return CompletableFuture.supplyAsync(() -> {
      System.out.println("getNewJoinerEmployees on thread: " + Thread.currentThread().getName());
      List<Employee> employeesList = employees.stream().filter(
              employee -> ChronoUnit.MONTHS.between(employee.getDateOfJoining(), LocalDate.now()) <= 6)
          .collect(Collectors.toList());
      System.out.println(employeesList);
      return employeesList;
    }, executorService);
  }

In this example we are working on List<Employee> and filtering out those Employees who have not yet completed more than six months of tenure in their offices. This List<Employee> is being returned as CompletableFuture.

Now let's see how can we apply nested operation on this returned CompletableFuture object, thenApply(), and thenRun().

In this example, we want to get list of employees who have not completed the 6 months in their offices, and for those employees we want to send an email to complete mandatory trainings. After having sent the email, we want this application to shut down.

try {
      // Fetching all the employees present in the company's database.
      // (Tried to simulate such a situation, there is no DB though in this example)
      employeesService
          .getAllEmployeesCompletableFuture(executorService)
          .thenApply(
              // Fetching those employees who are new joiners,
              // whose System Current Date - DateOfJoining <= 6 months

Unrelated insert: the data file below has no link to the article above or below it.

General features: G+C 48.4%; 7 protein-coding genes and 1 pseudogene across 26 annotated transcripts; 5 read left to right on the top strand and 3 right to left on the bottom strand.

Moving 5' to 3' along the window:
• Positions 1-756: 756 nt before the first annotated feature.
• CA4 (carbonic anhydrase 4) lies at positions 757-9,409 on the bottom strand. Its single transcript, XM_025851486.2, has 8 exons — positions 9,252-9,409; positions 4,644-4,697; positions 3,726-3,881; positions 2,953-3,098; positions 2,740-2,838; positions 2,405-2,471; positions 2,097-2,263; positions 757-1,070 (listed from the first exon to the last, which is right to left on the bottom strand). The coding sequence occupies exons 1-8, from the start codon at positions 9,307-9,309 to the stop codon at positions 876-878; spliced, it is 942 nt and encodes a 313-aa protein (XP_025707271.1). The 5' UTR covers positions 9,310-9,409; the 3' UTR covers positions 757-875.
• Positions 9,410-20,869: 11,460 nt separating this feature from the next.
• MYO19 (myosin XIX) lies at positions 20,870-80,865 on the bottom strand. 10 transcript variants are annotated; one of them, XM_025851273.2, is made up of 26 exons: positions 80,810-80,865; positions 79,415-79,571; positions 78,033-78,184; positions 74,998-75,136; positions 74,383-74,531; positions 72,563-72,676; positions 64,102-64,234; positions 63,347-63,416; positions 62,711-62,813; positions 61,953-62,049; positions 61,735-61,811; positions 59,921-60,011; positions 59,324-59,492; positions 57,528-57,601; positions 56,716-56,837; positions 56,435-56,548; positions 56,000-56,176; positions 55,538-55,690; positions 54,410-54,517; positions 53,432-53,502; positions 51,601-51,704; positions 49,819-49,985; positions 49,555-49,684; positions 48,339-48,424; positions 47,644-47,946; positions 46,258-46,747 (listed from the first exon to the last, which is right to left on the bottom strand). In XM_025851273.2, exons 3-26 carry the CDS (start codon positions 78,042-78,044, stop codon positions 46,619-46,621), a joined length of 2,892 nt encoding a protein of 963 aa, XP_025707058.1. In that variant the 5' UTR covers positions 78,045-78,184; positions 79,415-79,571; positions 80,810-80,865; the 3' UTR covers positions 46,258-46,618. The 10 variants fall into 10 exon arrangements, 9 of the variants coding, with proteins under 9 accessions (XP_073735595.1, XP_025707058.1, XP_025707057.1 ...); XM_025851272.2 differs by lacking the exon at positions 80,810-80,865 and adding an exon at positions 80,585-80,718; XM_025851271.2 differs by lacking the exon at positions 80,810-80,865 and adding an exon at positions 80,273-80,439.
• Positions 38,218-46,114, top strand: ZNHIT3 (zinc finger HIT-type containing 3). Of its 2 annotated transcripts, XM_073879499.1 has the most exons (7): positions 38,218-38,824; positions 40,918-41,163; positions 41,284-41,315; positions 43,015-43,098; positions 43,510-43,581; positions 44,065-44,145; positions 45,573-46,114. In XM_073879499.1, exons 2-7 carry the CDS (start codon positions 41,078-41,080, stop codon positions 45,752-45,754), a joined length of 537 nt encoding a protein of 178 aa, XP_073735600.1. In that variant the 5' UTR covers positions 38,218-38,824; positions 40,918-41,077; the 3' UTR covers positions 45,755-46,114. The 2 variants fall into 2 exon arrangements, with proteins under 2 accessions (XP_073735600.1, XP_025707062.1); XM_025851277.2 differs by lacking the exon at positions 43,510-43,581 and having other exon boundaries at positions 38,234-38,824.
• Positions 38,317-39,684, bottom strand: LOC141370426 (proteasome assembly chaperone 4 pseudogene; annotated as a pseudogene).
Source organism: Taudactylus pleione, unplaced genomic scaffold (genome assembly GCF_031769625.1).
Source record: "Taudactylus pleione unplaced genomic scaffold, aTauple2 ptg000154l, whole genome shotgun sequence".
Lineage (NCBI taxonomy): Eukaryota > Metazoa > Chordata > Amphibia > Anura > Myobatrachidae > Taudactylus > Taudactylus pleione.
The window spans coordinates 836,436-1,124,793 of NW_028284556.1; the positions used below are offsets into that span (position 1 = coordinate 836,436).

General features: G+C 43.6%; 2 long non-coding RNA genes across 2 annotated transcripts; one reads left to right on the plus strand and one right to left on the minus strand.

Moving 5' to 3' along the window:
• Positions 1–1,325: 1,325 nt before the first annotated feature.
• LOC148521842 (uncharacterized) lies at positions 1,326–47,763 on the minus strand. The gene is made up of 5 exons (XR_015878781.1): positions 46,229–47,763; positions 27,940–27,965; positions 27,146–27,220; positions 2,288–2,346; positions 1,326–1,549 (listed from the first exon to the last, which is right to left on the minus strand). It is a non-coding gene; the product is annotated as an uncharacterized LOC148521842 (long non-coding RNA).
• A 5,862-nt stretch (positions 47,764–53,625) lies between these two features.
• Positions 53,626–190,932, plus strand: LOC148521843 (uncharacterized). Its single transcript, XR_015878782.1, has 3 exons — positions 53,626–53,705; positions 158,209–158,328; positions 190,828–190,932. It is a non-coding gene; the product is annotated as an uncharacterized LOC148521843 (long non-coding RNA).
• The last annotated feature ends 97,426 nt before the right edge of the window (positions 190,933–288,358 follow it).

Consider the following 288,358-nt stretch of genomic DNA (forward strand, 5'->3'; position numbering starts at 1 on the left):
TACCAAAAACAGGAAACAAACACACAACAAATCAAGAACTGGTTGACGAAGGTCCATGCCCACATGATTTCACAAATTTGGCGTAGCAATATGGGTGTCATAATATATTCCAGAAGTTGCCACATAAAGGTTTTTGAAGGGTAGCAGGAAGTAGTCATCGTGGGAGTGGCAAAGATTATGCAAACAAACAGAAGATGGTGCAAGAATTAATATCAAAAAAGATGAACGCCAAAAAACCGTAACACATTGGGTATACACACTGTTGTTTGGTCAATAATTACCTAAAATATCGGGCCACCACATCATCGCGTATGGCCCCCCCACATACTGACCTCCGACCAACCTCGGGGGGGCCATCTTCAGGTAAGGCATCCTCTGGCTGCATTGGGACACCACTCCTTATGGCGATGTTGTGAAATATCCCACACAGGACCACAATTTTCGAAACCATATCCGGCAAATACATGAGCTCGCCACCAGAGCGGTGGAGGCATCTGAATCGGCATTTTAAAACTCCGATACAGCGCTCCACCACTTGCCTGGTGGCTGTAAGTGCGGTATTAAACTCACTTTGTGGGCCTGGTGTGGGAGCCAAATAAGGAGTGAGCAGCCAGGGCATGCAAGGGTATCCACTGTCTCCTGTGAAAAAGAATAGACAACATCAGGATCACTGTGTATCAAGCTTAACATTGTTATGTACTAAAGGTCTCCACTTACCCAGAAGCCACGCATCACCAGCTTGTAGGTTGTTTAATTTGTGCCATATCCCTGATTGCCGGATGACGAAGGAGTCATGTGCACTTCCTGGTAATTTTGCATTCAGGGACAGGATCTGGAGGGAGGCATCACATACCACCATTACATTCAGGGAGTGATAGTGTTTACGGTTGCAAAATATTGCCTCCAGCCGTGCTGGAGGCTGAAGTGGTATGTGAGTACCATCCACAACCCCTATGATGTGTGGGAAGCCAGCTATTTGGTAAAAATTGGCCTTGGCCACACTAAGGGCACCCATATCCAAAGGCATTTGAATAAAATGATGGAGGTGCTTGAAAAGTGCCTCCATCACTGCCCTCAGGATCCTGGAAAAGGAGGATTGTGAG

employees -> {
                try {
                  return employeesService.getNewJoinerEmployees(employees, executorService);
                } catch (ExecutionException ex) {
                  ex.printStackTrace();
                  return null;
                } catch (InterruptedException ex) {
                  ex.printStackTrace();
                  return null;
                }
              })
          .thenApply(
              // Fetching those employees who are new joiners,
              // and whose trainings are not yet completed.
              employees -> {
                try {
                  return employeesService.getTrainingsNotCompletedEmployees(employees.get(),
                      executorService);
                } catch (InterruptedException e) {
                  e.printStackTrace();
                  return null;
                } catch (ExecutionException e) {
                  e.printStackTrace();
                  return null;
                }
              })
          .thenAccept(
              // Collecting List<String> emailIds of those new joiner employees who have not
              // completed their trainings, and sending reminder email on those email ids.
              employees -> {
            try {
              employeesService.sendEmailsToEmployeesForTraining(employees.get(),
                  executorService);
            } catch (InterruptedException e) {
              e.printStackTrace();
            } catch (ExecutionException e) {
              e.printStackTrace();
            }
          })
          // After all the CompletableFuture are done, doing System.exit() to terminate
          // the application.
          .thenRun(() -> {
            System.exit(0);
          });
    } catch (InterruptedException e) {
      e.printStackTrace();
    } catch (ExecutionException e) {
      e.printStackTrace();
    }

thenApply() takes in Function type. It accepts a Function instance and uses it to process the result and then returns a Future object result.

thenAccept() takes in Consumer type.

thenRun() takes in the Runnable type.

Like a DSL, we have nested the operation on different CompletableFuture in the example above.

๐ŸŽฏ Github Repository

Code that I have used in this article is available at my Github repository. Please check that out as well.

๐ŸŽฏ Conclusion

In this article we discussed with very basic examples that how can we implement CompletableFuture, and what were the drawbacks with Future.